Alan Gardner is a deputy editor at ESPNcricinfo. @alanroderick
Devon Conway has had to wait a long time for his chance in Test cricket. He moved from his native South Africa in his mid-20s to try to establish himself in a new country, then had to serve a three-year period before becoming eligible to represent New Zealand. He made his T20I debut last year and an ODI debut in March (current averages: 59.12 and 75.00), before being called into the Test squad to tour England.
Once over here, there was another wait to see whether he would get his chance - finally confirmed by New Zealand's coach, Gary Stead, a couple of days out from the Lord's Test and made public on the eve of the match by captain Kane Williamson. Then, after finally donning the whites and walking down the steps to the middle after Williamson had won the toss, Conway waited patiently at the non-striker's end as Tom Latham faced 18 consecutive deliveries from James Anderson and Stuart Broad.
It proved well worth the wait for Conway, who finished his first day in Test cricket 136 not out, having marshalled a strong showing for New Zealand from start to finish. "It was a pretty surreal moment, I couldn't have dreamed for a better start to my Test career," he said afterwards.
"It took maybe three or four overs to face my first ball, but I was pretty grateful for that. It gave me an opportunity to have look at the bowling from the non-striker's end. I've never faced Broady and Anderson [before], so it gave me a chance to see how it was going off the wicket and get some clues from Tommy Latham. The communication was good and clear, so it gave me a chance before that first ball."
The details of Conway's decision to move from Gauteng, having struggled to break through from South Africa's provincial set-up, to then churning out so many runs it was impossible for New Zealand to ignore him have been well rehearsed. But to have walked straight into the Test arena and onto the Lord's honours board is something beyond the imaginations of most.
"That [scoring a century on debut] never came across my mind," Conway said. "Just getting a Test debut, a chance to play at this level, was all I thought about. Very happy, grateful for the opportunity from Cricket Wellington and also the Black Caps as well. A pretty special feeling, and one I certainly didn't think about when I made that move.
"When we arrived at Lord's a couple days ago we walked into the changing room and got the opportunity to have a look at the all the legends and the names up on that honours board. Funny enough I had a conversation with Kane asking what it feels like to see your name on that board [for Williamson's hundred at Lord's in 2015], and the first thing he said when I went up into the changing room was 'Now you know what it's like, bro'. It's pretty cool, it's a great place and I'm grateful my name can go up there."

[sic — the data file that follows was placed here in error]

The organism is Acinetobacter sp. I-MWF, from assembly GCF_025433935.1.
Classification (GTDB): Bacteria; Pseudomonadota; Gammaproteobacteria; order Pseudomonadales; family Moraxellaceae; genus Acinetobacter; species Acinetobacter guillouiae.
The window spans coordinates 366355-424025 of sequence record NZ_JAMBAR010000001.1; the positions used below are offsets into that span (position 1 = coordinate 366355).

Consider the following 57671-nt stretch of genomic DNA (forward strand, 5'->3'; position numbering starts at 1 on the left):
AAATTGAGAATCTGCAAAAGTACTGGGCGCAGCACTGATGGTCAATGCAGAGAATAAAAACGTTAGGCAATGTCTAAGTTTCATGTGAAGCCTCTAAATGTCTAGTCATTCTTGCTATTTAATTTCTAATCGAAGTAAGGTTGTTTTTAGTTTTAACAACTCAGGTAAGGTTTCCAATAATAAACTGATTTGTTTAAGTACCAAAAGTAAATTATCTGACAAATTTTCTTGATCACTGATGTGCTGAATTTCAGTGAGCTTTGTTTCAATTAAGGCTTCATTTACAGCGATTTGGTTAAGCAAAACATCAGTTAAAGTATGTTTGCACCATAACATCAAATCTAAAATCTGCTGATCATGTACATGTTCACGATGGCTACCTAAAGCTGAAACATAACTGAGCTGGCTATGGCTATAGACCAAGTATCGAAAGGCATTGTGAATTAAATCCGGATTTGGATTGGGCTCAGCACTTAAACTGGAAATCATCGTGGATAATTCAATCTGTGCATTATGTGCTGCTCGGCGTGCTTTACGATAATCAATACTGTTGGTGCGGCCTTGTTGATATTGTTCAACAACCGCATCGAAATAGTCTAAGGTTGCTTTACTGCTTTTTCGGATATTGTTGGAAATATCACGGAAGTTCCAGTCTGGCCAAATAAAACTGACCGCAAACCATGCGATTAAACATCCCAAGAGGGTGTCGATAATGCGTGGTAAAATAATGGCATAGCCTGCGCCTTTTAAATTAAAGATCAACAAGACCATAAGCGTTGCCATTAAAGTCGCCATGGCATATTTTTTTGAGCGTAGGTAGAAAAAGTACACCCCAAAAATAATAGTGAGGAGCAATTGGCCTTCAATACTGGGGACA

Besides having his name forever etched in the away dressing room, several other records fell to Conway, who was 136 not out overnight: the highest score by a debutant at Lord's, eclipsing Sourav Ganguly's arrival on the ground in 1996; the first overseas opener ever to score a century on debut in England; the fourth-highest score by a New Zealand debutant, with power to add.
A career No. 3, Conway said he "tried to not think it was too much different to what I've experienced in the past" when told he would be opening the batting alongside Latham. One thing that was different, however, was the lower bounce at Lord's, which led to his one sustained period of difficulty against the pace of Mark Wood.
"It was a challenge, because he was really digging it in. The nature of the bounce where I've grown up is, with that sort of length, you trust it going over the top of you and I didn't quite realise when he digs it in that short it's still only going to be chest or head height. Once I wore one or two on the body it was about coming up with Plan B here. The positions I was getting into was probably not ideal, so I thought just trust it and take it on. He's pretty quick but it's about being nice and still, being positive and making a quick decision."
Conway also showed the faith in his game gained through a 108-match first-class career that started back in 2009 to respond to the demands of the situation. After going to lunch having scored 43 out of New Zealand's 85 for 1, he retrenched as England claimed the wickets of Williamson and Ross Taylor during the early afternoon, adding just 28 runs in the session to ensure his team's advantage was not lost. Then, just when it seemed he could be becalmed, Conway kicked on again during the evening and needed just 22 balls to accelerate from 77 to his hundred.
"The biggest thing I've been working on is my mindset, trying to keep positive throughout," he said. "Last thing I want to do is get tentative, and if I'm in a look-to-score mindset, that gets me in the best positions, the decision-making is a bit clearer and that's when I'm at my best. That might be my strength right now.
"There was a lovely period from about 70 when I got balls in my areas, so I tried to stay positive. When I got to that moment I didn't overthink it, it was about acknowledging but still sticking with the job. It'll take a few days to sink in, but a pretty awesome day."